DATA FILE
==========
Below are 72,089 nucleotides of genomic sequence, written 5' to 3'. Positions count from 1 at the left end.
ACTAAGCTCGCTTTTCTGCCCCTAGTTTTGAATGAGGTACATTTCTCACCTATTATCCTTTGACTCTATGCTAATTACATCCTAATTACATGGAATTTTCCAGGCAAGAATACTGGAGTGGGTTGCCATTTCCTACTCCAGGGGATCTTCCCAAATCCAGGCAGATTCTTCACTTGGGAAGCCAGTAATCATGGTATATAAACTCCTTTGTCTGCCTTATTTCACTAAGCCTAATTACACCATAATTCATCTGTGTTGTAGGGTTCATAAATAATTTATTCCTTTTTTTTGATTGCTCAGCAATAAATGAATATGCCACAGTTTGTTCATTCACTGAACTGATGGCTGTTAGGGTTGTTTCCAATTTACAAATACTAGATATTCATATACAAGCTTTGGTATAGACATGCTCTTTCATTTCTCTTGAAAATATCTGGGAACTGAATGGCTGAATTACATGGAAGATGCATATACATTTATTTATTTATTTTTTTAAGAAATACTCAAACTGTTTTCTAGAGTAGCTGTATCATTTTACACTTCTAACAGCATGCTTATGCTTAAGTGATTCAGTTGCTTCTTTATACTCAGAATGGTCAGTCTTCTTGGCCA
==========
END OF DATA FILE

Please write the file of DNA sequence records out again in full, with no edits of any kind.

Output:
Below are 72,089 nucleotides of genomic sequence, written 5' to 3'. Positions count from 1 at the left end.
ACTAAGCTCGCTTTTCTGCCCCTAGTTTTGAATGAGGTACATTTCTCACCTATTATCCTTTGACTCTATGCTAATTACATCCTAATTACATGGAATTTTCCAGGCAAGAATACTGGAGTGGGTTGCCATTTCCTACTCCAGGGGATCTTCCCAAATCCAGGCAGATTCTTCACTTGGGAAGCCAGTAATCATGGTATATAAACTCCTTTGTCTGCCTTATTTCACTAAGCCTAATTACACCATAATTCATCTGTGTTGTAGGGTTCATAAATAATTTATTCCTTTTTTTTGATTGCTCAGCAATAAATGAATATGCCACAGTTTGTTCATTCACTGAACTGATGGCTGTTAGGGTTGTTTCCAATTTACAAATACTAGATATTCATATACAAGCTTTGGTATAGACATGCTCTTTCATTTCTCTTGAAAATATCTGGGAACTGAATGGCTGAATTACATGGAAGATGCATATACATTTATTTATTTATTTTTTTAAGAAATACTCAAACTGTTTTCTAGAGTAGCTGTATCATTTTACACTTCTAACAGCATGCTTATGCTTAAGTGATTCAGTTGCTTCTTTATACTCAGAATGGTCAGTCTTCTTGGCCA